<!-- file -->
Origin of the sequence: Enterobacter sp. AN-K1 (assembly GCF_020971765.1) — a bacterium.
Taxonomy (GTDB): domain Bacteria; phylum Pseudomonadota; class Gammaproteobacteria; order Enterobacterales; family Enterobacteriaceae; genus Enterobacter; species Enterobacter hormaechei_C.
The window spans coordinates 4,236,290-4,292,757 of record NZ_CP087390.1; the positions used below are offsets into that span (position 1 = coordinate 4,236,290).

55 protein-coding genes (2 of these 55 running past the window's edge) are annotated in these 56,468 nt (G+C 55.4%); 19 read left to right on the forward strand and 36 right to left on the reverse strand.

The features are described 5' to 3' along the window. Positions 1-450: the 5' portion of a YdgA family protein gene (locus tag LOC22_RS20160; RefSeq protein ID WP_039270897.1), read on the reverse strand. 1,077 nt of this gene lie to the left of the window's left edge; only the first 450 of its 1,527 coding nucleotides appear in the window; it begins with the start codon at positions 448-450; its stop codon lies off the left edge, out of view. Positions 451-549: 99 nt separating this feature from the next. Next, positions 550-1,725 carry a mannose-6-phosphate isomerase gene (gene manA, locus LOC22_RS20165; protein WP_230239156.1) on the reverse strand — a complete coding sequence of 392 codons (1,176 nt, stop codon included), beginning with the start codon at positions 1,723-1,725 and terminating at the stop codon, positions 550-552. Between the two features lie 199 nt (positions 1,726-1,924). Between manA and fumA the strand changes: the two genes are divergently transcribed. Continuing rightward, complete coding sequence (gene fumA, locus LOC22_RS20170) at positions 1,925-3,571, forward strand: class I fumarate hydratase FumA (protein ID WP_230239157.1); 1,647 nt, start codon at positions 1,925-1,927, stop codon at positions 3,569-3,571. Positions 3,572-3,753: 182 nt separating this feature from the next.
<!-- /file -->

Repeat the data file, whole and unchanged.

Origin of the sequence: Enterobacter sp. AN-K1 (assembly GCF_020971765.1) — a bacterium.
Taxonomy (GTDB): domain Bacteria; phylum Pseudomonadota; class Gammaproteobacteria; order Enterobacterales; family Enterobacteriaceae; genus Enterobacter; species Enterobacter hormaechei_C.
The window spans coordinates 4,236,290-4,292,757 of record NZ_CP087390.1; the positions used below are offsets into that span (position 1 = coordinate 4,236,290).

55 protein-coding genes (2 of these 55 running past the window's edge) are annotated in these 56,468 nt (G+C 55.4%); 19 read left to right on the forward strand and 36 right to left on the reverse strand.

The features are described 5' to 3' along the window. Positions 1-450: the 5' portion of a YdgA family protein gene (locus tag LOC22_RS20160; RefSeq protein ID WP_039270897.1), read on the reverse strand. 1,077 nt of this gene lie to the left of the window's left edge; only the first 450 of its 1,527 coding nucleotides appear in the window; it begins with the start codon at positions 448-450; its stop codon lies off the left edge, out of view. Positions 451-549: 99 nt separating this feature from the next. Next, positions 550-1,725 carry a mannose-6-phosphate isomerase gene (gene manA, locus LOC22_RS20165; protein WP_230239156.1) on the reverse strand — a complete coding sequence of 392 codons (1,176 nt, stop codon included), beginning with the start codon at positions 1,723-1,725 and terminating at the stop codon, positions 550-552. Between the two features lie 199 nt (positions 1,726-1,924). Between manA and fumA the strand changes: the two genes are divergently transcribed. Continuing rightward, complete coding sequence (gene fumA, locus LOC22_RS20170) at positions 1,925-3,571, forward strand: class I fumarate hydratase FumA (protein ID WP_230239157.1); 1,647 nt, start codon at positions 1,925-1,927, stop codon at positions 3,569-3,571. Positions 3,572-3,753: 182 nt separating this feature from the next.